Talent Development Environments
Developing Talent Development Environments
Since reading the Talent Code a few years ago I have been interested in the ideas suggesting a talent development environment. To prepare for a recent meeting I was having on this topic with a club I went back and re-read some of the books in my library and did a bit of research on what the 'academic' literature was suggesting could be the 'talent development environment recipe'. I find it useful to write these ideas down as part of the process of coming to understand them and in this post I share the summary of my reading. This is what I summarised as the 'recipe' from what I read:
1. Character Assessment
It is about getting the 'right; type of person into the club. The player to look for is self-motivated: that is, the degree of determination and persistence in pursuing one’s ambition: if you like, the players ‘drive’ to develop their game.
“the ultimate factors accounting for achievement are likely to be the unique personal and behavioural dispositions which the individual; brings to the actual performance” (Kane, 1986, p.191)
I have heard this referred to as the 'no dickheads' policy, which you can read a bit about in these columns-
2. Development of the fundamentals
Unless you are working in junior sport, you are looking for youth player with a strong fundamental movement skill foundation upon which more sophisticated and demanding movement models can be built. In junior sport, you are focused on building, developing and extending those fundamentals and players confidence in their 'fundamentals'.
3. The practice environment is a learning environment. That sport coach 'as educator' builds on:
- Volume of practice: in particular representative ‘play’ and game based practice as part of an overall focus on deliberate practice where the coach is a designer of a learning environment.
- Quality of coaching characterised by deliberate efforts to change aspects of performance rather than execution of mechanical movement routines.
- Avoiding ‘automaticity’ and developing functionally adaptive movement models responsive to the situational dynamics of the performance environment.
- Building the brain for performance: a) develop perception-cognitive skills (ability to detect patterns of play); b)perception-action coupling (movement response matches the situated need of the performance in context) c) develop ‘action plan profiles’ and ‘current event’ profiles that enable players to generate appropriate strategic decisions ~ that is, develop players decision making and anticipation skills.
- Further developing individual player strengths (Their ‘weapon’) and developing weaknesses into capabilities through clear articulation of short, medium and long term-goals with players.
- Practice history profiling to develop individualised training interventions
- Individual player biomechanical profiling of movement skill fundamentals .
- Youth Squads focussing on developing player potential and not on winning.
- Ongoing/continuous development opportunities includes player goal setting/review/reinforcement as part of the process of developing clear expectations for improvement.
- Systematic processes of influencing and utilising as many people as possible. For example, education of parents, support staff and coaches, including practical coaching education and supporting coach education.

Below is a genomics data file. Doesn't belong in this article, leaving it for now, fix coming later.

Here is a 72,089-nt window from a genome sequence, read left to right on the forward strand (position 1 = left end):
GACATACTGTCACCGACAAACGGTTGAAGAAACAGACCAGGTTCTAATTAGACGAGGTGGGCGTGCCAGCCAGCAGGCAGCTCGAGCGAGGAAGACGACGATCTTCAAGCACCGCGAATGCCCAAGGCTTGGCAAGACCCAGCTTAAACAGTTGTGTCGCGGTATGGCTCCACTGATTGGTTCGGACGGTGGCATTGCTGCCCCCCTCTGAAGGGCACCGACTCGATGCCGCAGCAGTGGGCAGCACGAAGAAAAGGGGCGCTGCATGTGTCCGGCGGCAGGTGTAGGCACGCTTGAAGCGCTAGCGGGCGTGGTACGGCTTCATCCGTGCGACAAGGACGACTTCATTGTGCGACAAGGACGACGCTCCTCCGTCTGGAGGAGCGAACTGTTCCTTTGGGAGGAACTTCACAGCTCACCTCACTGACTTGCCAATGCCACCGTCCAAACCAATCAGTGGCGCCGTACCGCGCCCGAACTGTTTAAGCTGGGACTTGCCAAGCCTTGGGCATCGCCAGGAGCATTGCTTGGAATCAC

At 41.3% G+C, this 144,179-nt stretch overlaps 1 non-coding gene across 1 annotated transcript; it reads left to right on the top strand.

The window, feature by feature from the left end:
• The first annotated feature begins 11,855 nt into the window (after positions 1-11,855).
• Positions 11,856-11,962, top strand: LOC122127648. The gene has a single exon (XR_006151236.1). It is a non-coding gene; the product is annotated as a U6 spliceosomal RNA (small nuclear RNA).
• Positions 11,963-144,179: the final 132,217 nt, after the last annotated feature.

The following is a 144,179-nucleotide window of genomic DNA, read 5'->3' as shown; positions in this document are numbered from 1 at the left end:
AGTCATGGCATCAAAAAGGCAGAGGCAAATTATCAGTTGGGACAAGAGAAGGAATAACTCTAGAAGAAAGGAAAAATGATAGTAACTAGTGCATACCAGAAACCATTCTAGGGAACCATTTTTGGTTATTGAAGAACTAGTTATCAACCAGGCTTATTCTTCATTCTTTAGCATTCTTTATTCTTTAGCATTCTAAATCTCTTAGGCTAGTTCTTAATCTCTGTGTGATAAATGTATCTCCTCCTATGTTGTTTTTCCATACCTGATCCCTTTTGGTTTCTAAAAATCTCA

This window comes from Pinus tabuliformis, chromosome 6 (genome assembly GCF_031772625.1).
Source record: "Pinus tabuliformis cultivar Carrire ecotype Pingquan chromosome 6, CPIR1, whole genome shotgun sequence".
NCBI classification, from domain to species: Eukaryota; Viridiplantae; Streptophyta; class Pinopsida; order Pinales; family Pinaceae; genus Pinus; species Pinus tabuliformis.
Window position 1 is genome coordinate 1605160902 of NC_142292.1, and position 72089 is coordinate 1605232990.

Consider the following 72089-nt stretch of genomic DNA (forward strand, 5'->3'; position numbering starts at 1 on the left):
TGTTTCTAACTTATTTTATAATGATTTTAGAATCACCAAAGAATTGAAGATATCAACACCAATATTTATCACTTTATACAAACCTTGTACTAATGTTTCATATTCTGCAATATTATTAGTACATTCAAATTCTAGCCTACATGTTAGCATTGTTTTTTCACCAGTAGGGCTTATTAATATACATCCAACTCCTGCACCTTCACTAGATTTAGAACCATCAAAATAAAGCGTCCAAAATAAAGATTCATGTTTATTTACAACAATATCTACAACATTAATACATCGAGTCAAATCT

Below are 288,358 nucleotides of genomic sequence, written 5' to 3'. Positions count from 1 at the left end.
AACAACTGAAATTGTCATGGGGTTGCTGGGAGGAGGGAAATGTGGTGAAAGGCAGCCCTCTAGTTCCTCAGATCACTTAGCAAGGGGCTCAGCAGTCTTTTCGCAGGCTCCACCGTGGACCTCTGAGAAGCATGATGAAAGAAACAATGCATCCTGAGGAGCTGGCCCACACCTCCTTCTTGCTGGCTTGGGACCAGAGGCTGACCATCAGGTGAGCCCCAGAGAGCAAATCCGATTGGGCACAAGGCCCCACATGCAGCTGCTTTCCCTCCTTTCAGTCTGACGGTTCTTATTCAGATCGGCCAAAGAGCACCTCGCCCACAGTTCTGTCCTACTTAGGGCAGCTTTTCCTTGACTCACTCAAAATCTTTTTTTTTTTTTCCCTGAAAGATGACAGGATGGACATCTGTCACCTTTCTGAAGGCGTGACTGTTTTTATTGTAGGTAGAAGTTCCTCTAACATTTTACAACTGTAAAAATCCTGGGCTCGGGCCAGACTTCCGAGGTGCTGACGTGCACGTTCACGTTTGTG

4 Club culture: One that
- Foregrounds player ownership of responsibility for their own development and performance as they grow as athletes and people.
- Systematic use of role models to influence player development
- Opportunities for as many players as possible/opportunities for late developers
“talent emerges with the right experience” (Martindale et al., 2007)
Suggested 'pop culture' reading that does a reasonable job of summarising research in these areas:
Talent Code http://thetalentcode.com/
Talent is Over Rated http://www.geoffcolvin.com/books/talent-is-overrated-by-geoff-colvin/
Practice to play: Play to win (get the book free here http://www.completegolf.co.nz/content/docs/Game_Development/Practice%20to%20Learn,%20Play%20To%20Win%20-%20Mark%20Guadagnoli.pdf )
I have also begun to think about what these ideas might 'look' like in the context of physical education in schools. Bailey & Morely (2006) Towards a model of talent development in physical education. Sport Education and Society, 11(3) 211-230 http://www.tandfonline.com/doi/abs/10.1080/13573320600813366 is a good start for this discussion. The 'pursuit of excellence' model by Williams and Reilly (2000) summarised for PE in their paper proposes five steps in a talent development environment:
Identification: Performance prediction- Talent identification
Provision of practice: Provide a suitable learning environment - Talent development
Access and Opportunity: On-going process of identification
I recommend reading Richard Bailey's blog on PE and Talent Development http://talkingeducationandsport.blogspot.com.au/2012/11/talent-development-and-luck-problem.html
In summary, I understand that a talent development environment will progressively introduce the volume of practice through quality of coaching necessary for deliberate practice and purposeful play, it will address the gap between the potential of the player and what it is they can become, and recognise that while there are some people with the innate 'drive' to succeed others will need an 'external agent' like a club coach and/or supportive club environment to assist them to activate their potential into its possibilities.